I’ve been getting behind on too many blogs these days, but this morning I was catching up with posts on the Security Catalyst site and have been impressed with the myriad contributors posting useful and dijestable articles. Nice!
One in particular by Adam Dodge reinforces something I’ve been trying to learn these last few years (and is also referenced in A Hacker Looks at 50 presentation). In essence: don’t be afraid to fail; don’t be afraid to be wrong; don’t be afraid to be ‘not perfect.’
I’ve seen this in many ways, in books for tech geeks, posts on blogs, and even leadership/CEO books. I’ve even experienced it because, let’s face it, we learn the most when we fail (or for us geeks, we learn the most when we’re troubleshooting). Waiting for perfection is inaction. We even learn this in relationships, the power of admitting to being wrong.
But damn is that paradigm hard to learn when we’re implicitly taught from childhood to adulthood in the workplace that you have to be right and it is bad to be wrong. Even topics I know I know very little about seem to have this urge to present oneself as knowledgable (such as nodding along with the service mechanic explaining what is wrong with my car!).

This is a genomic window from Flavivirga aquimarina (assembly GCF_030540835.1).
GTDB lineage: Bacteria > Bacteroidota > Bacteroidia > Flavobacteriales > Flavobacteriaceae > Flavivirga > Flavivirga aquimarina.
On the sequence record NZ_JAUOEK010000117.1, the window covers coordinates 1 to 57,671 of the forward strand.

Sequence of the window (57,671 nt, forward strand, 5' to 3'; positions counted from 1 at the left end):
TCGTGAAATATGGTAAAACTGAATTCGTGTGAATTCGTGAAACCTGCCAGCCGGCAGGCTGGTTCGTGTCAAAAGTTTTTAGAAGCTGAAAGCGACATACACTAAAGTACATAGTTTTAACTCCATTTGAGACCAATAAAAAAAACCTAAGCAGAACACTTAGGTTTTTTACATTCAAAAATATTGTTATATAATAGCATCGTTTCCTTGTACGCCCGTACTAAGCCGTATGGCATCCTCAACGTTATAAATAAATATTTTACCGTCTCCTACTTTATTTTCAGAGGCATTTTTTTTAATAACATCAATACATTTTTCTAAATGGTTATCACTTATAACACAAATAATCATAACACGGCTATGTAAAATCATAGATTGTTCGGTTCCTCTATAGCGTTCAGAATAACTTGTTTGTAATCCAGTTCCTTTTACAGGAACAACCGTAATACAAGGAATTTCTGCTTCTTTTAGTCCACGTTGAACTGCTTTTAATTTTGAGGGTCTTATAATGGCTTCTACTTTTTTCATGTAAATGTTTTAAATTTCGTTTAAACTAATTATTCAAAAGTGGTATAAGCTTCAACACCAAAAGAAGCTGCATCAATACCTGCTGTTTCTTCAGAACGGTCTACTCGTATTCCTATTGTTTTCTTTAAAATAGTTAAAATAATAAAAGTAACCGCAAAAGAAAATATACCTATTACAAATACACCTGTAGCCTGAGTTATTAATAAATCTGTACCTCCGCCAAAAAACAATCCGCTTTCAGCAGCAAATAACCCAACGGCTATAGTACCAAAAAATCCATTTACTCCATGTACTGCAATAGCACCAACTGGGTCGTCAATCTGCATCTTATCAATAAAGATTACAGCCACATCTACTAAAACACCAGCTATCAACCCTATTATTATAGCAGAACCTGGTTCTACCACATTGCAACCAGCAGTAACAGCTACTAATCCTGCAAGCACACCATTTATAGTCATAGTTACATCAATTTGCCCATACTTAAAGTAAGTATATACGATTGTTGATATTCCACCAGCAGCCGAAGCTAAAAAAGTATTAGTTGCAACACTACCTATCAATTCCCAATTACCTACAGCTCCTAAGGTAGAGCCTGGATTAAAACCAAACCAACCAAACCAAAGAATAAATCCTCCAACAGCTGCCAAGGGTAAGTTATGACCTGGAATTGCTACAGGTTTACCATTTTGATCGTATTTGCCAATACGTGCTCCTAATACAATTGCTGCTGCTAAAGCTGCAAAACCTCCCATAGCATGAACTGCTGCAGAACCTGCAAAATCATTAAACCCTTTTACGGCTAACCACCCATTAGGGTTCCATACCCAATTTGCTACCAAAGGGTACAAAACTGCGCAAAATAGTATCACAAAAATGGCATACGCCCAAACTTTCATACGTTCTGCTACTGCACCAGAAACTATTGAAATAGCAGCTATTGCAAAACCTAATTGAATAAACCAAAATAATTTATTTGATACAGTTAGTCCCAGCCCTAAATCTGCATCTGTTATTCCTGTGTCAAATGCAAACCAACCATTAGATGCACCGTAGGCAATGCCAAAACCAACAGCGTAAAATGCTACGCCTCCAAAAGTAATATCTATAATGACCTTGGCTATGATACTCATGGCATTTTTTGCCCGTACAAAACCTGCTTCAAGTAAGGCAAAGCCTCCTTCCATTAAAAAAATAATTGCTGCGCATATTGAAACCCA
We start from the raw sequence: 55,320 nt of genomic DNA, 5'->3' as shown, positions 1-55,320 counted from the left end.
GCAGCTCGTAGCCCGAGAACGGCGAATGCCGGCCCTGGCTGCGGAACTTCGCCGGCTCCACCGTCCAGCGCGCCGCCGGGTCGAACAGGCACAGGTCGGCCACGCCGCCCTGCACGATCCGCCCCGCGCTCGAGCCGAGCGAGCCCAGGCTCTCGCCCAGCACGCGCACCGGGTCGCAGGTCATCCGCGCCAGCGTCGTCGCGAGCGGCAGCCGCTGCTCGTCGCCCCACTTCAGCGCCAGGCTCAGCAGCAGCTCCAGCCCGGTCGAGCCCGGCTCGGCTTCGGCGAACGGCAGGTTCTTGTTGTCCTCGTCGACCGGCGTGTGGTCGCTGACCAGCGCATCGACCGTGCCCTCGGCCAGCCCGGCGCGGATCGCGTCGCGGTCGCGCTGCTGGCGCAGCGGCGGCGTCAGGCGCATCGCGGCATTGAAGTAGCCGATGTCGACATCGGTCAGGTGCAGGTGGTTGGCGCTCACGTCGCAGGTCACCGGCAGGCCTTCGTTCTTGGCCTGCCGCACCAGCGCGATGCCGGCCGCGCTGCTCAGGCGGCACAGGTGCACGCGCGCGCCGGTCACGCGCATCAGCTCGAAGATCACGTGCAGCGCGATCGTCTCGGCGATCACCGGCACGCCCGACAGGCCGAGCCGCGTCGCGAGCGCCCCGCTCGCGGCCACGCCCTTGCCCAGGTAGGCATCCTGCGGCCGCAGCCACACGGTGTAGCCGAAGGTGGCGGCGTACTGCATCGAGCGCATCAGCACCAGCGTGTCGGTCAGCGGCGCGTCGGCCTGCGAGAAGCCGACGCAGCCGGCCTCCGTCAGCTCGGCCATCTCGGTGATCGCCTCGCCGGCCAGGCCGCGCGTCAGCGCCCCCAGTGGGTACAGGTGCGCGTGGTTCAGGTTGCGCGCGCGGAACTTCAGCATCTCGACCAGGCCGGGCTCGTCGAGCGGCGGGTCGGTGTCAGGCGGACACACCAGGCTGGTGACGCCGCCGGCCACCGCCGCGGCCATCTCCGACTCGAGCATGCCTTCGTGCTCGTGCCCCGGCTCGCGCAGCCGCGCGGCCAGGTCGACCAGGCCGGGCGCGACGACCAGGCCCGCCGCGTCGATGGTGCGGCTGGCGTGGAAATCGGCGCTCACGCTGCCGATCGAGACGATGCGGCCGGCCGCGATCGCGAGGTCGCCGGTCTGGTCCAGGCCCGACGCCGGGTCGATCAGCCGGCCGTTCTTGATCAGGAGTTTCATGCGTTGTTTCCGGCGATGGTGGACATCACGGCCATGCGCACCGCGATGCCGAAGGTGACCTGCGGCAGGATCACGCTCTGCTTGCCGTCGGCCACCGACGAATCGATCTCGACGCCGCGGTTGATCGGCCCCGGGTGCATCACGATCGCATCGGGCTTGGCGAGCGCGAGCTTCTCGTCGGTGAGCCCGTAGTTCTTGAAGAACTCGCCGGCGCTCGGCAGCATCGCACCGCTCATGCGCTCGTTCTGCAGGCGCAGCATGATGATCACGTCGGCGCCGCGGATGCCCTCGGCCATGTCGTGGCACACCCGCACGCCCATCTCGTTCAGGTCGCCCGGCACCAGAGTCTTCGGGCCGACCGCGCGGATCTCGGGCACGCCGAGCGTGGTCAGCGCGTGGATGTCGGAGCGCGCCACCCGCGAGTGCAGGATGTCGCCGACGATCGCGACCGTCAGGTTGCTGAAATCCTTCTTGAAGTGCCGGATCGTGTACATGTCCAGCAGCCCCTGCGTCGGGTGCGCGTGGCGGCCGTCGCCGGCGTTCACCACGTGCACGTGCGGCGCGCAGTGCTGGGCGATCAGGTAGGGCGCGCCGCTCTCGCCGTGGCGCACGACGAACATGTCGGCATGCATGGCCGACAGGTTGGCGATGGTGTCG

So it’s been a sort of quiet goal of mine to be wrong a bit more often, and ask more questions, even seemingly simple ones, just to allow me to understand things better. And rather than sit inactive waiting for knowledge on a topic like implementing a new system/tool, just do it and be ready to be wrong.
Kinda like being ready for the inevitable security incident, eh?
I could even bring this around back to gaming. In order to be a good player, you have to take those small steps where you bumble around a map, try to learn the buttons, and figure out tactics. You’ll take those 0-20 lumps. Or in an MMO you can’t just wait around to raid only when you have full knowledge, but you have to get in there and make your mistakes those first few times. It is strange that these simple concepts become demons in a workplace.